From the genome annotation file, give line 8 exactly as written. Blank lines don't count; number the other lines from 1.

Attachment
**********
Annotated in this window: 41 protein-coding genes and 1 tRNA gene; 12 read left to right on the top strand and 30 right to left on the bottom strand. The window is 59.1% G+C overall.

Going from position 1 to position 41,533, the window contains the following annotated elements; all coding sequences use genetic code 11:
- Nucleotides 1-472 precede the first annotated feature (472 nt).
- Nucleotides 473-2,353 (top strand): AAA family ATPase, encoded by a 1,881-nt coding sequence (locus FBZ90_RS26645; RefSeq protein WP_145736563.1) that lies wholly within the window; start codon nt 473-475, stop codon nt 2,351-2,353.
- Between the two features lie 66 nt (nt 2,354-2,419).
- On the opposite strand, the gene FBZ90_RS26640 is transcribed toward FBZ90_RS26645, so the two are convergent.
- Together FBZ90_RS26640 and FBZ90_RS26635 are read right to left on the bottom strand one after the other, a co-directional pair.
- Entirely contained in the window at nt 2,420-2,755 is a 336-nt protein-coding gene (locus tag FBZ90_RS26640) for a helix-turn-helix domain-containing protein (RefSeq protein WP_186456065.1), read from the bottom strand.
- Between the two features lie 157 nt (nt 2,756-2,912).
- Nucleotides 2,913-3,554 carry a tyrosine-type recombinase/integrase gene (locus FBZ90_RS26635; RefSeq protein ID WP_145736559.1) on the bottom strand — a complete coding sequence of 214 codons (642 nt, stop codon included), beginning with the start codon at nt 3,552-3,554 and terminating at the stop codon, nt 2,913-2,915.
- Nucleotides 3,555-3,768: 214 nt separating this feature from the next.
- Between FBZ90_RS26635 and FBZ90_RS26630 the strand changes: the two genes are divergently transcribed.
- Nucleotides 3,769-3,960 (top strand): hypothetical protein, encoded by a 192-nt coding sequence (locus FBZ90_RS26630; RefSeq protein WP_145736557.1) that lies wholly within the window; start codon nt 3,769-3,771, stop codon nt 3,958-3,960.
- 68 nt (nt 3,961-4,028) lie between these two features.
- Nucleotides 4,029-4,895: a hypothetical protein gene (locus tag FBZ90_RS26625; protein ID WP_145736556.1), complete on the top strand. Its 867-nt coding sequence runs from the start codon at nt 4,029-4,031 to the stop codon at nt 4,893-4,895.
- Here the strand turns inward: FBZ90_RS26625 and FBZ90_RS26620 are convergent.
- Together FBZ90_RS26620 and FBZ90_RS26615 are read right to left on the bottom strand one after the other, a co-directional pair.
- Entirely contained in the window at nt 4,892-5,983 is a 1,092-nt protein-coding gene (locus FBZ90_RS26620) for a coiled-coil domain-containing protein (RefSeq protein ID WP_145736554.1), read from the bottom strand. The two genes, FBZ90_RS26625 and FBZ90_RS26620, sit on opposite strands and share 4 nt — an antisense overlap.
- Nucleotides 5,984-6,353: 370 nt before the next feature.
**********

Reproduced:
- Entirely contained in the window at nt 2,420-2,755 is a 336-nt protein-coding gene (locus tag FBZ90_RS26640) for a helix-turn-helix domain-containing protein (RefSeq protein WP_186456065.1), read from the bottom strand.